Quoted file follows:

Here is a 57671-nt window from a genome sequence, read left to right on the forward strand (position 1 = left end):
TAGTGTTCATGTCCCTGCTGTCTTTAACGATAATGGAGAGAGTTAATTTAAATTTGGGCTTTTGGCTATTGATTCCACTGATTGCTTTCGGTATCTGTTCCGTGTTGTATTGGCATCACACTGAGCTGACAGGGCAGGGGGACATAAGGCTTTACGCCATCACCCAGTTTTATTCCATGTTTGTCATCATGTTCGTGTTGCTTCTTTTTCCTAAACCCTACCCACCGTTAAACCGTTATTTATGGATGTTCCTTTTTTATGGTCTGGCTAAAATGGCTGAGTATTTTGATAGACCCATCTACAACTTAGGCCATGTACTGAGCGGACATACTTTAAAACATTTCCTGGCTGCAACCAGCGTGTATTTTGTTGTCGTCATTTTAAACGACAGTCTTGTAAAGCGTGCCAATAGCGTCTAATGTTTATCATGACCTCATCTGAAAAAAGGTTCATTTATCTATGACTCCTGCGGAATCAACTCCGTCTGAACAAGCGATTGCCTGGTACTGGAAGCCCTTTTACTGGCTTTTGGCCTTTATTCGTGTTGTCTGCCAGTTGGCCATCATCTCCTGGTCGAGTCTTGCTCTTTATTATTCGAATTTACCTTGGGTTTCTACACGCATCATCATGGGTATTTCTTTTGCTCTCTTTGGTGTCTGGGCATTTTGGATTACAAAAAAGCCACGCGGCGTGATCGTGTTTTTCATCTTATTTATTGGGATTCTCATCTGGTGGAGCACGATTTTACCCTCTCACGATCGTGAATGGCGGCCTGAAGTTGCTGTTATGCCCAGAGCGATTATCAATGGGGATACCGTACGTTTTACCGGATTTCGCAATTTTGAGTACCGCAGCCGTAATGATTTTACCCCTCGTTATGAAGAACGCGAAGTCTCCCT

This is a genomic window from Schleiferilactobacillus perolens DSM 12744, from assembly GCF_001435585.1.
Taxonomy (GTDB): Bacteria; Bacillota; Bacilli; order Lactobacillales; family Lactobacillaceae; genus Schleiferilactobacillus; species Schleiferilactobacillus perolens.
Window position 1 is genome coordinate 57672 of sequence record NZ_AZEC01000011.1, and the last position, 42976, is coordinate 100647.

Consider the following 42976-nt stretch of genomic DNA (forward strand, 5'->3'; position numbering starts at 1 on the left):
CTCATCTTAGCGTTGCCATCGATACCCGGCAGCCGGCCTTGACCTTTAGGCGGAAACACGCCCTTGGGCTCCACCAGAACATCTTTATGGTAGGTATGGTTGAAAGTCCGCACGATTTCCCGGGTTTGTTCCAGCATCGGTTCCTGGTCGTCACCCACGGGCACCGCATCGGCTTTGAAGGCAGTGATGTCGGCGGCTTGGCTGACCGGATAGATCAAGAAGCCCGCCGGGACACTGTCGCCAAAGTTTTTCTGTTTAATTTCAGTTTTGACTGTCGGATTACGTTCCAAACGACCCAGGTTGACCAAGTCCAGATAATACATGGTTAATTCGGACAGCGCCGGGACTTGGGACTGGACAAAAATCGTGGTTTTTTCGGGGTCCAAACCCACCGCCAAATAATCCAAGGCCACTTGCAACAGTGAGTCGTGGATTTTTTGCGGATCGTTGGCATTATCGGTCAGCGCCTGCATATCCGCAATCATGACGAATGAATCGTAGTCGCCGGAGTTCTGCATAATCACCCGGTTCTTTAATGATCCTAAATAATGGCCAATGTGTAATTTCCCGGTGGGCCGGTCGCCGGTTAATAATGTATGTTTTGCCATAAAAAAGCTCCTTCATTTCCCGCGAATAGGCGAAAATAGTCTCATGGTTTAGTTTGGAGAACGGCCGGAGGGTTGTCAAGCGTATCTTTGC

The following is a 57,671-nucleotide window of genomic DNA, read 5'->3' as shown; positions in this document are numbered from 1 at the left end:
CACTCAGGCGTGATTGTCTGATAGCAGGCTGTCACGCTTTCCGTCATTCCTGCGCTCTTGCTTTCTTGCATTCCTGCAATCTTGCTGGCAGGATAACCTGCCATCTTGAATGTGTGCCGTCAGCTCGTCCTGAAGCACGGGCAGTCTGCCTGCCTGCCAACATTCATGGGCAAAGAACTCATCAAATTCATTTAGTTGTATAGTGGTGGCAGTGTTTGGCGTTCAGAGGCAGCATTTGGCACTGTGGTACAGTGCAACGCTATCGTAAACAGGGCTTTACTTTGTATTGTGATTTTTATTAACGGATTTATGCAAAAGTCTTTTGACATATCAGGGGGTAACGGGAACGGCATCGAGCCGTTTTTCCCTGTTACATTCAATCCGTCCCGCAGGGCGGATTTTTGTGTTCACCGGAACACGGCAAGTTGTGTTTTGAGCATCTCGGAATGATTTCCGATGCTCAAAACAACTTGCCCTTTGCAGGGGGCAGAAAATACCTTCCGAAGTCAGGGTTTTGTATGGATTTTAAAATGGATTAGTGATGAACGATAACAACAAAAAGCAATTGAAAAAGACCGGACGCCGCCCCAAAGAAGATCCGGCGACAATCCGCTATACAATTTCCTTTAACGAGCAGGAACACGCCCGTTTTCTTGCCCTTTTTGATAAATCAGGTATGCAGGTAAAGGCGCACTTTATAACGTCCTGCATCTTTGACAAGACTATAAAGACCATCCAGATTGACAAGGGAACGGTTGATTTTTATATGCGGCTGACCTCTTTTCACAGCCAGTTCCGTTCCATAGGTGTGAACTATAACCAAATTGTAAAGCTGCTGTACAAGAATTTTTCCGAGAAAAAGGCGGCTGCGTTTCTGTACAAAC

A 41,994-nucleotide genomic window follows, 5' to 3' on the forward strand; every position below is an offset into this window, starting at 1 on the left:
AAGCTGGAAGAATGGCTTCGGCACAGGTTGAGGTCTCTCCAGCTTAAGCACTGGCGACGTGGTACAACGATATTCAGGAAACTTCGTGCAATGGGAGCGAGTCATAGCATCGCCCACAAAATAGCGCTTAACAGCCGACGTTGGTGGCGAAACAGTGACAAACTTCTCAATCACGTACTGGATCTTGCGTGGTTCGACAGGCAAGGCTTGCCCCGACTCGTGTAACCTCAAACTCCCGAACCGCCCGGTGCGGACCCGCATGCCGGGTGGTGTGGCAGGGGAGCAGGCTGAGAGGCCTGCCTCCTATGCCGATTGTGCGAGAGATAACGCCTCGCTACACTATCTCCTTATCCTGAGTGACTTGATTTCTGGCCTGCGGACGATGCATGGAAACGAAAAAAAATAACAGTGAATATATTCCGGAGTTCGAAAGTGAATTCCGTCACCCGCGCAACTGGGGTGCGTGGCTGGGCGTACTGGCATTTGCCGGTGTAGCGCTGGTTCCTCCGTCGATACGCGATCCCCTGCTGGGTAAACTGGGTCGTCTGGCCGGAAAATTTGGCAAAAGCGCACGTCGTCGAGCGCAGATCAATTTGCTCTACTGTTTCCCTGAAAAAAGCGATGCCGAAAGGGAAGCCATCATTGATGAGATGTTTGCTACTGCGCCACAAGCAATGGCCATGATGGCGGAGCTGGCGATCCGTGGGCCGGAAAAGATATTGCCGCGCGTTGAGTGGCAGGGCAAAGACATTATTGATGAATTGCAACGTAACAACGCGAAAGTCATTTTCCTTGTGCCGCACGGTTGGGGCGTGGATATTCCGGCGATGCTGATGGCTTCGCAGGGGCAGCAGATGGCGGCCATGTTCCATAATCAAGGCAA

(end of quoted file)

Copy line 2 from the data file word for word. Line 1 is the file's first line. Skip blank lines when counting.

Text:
TAGTGTTCATGTCCCTGCTGTCTTTAACGATAATGGAGAGAGTTAATTTAAATTTGGGCTTTTGGCTATTGATTCCACTGATTGCTTTCGGTATCTGTTCCGTGTTGTATTGGCATCACACTGAGCTGACAGGGCAGGGGGACATAAGGCTTTACGCCATCACCCAGTTTTATTCCATGTTTGTCATCATGTTCGTGTTGCTTCTTTTTCCTAAACCCTACCCACCGTTAAACCGTTATTTATGGATGTTCCTTTTTTATGGTCTGGCTAAAATGGCTGAGTATTTTGATAGACCCATCTACAACTTAGGCCATGTACTGAGCGGACATACTTTAAAACATTTCCTGGCTGCAACCAGCGTGTATTTTGTTGTCGTCATTTTAAACGACAGTCTTGTAAAGCGTGCCAATAGCGTCTAATGTTTATCATGACCTCATCTGAAAAAAGGTTCATTTATCTATGACTCCTGCGGAATCAACTCCGTCTGAACAAGCGATTGCCTGGTACTGGAAGCCCTTTTACTGGCTTTTGGCCTTTATTCGTGTTGTCTGCCAGTTGGCCATCATCTCCTGGTCGAGTCTTGCTCTTTATTATTCGAATTTACCTTGGGTTTCTACACGCATCATCATGGGTATTTCTTTTGCTCTCTTTGGTGTCTGGGCATTTTGGATTACAAAAAAGCCACGCGGCGTGATCGTGTTTTTCATCTTATTTATTGGGATTCTCATCTGGTGGAGCACGATTTTACCCTCTCACGATCGTGAATGGCGGCCTGAAGTTGCTGTTATGCCCAGAGCGATTATCAATGGGGATACCGTACGTTTTACCGGATTTCGCAATTTTGAGTACCGCAGCCGTAATGATTTTACCCCTCGTTATGAAGAACGCGAAGTCTCCCT